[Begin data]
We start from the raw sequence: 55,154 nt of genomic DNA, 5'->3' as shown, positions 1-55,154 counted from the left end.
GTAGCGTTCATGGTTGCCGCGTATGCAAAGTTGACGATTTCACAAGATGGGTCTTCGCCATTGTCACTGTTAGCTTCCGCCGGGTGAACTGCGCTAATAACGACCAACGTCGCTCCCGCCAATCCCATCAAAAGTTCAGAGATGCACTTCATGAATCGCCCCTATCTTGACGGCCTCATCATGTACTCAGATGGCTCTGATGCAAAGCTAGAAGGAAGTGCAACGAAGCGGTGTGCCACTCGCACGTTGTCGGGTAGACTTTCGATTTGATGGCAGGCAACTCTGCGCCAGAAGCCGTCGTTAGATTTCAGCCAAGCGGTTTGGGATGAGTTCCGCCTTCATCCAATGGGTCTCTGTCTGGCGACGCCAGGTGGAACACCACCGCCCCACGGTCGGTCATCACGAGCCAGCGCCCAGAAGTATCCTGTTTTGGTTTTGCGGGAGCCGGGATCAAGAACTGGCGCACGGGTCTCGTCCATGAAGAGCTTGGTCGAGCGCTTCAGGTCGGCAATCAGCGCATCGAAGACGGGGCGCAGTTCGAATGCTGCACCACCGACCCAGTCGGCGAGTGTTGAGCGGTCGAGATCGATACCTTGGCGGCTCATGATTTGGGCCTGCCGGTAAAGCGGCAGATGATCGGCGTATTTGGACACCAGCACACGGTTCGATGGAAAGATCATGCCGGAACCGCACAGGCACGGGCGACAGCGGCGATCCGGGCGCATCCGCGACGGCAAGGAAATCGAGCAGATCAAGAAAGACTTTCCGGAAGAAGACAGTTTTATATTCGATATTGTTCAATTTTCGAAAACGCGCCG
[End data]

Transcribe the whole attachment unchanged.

We start from the raw sequence: 55,154 nt of genomic DNA, 5'->3' as shown, positions 1-55,154 counted from the left end.
GTAGCGTTCATGGTTGCCGCGTATGCAAAGTTGACGATTTCACAAGATGGGTCTTCGCCATTGTCACTGTTAGCTTCCGCCGGGTGAACTGCGCTAATAACGACCAACGTCGCTCCCGCCAATCCCATCAAAAGTTCAGAGATGCACTTCATGAATCGCCCCTATCTTGACGGCCTCATCATGTACTCAGATGGCTCTGATGCAAAGCTAGAAGGAAGTGCAACGAAGCGGTGTGCCACTCGCACGTTGTCGGGTAGACTTTCGATTTGATGGCAGGCAACTCTGCGCCAGAAGCCGTCGTTAGATTTCAGCCAAGCGGTTTGGGATGAGTTCCGCCTTCATCCAATGGGTCTCTGTCTGGCGACGCCAGGTGGAACACCACCGCCCCACGGTCGGTCATCACGAGCCAGCGCCCAGAAGTATCCTGTTTTGGTTTTGCGGGAGCCGGGATCAAGAACTGGCGCACGGGTCTCGTCCATGAAGAGCTTGGTCGAGCGCTTCAGGTCGGCAATCAGCGCATCGAAGACGGGGCGCAGTTCGAATGCTGCACCACCGACCCAGTCGGCGAGTGTTGAGCGGTCGAGATCGATACCTTGGCGGCTCATGATTTGGGCCTGCCGGTAAAGCGGCAGATGATCGGCGTATTTGGACACCAGCACACGGTTCGATGGAAAGATCATGCCGGAACCGCACAGGCACGGGCGACAGCGGCGATCCGGGCGCATCCGCGACGGCAAGGAAATCGAGCAGATCAAGAAAGACTTTCCGGAAGAAGACAGTTTTATATTCGATATTGTTCAATTTTCGAAAACGCGCCG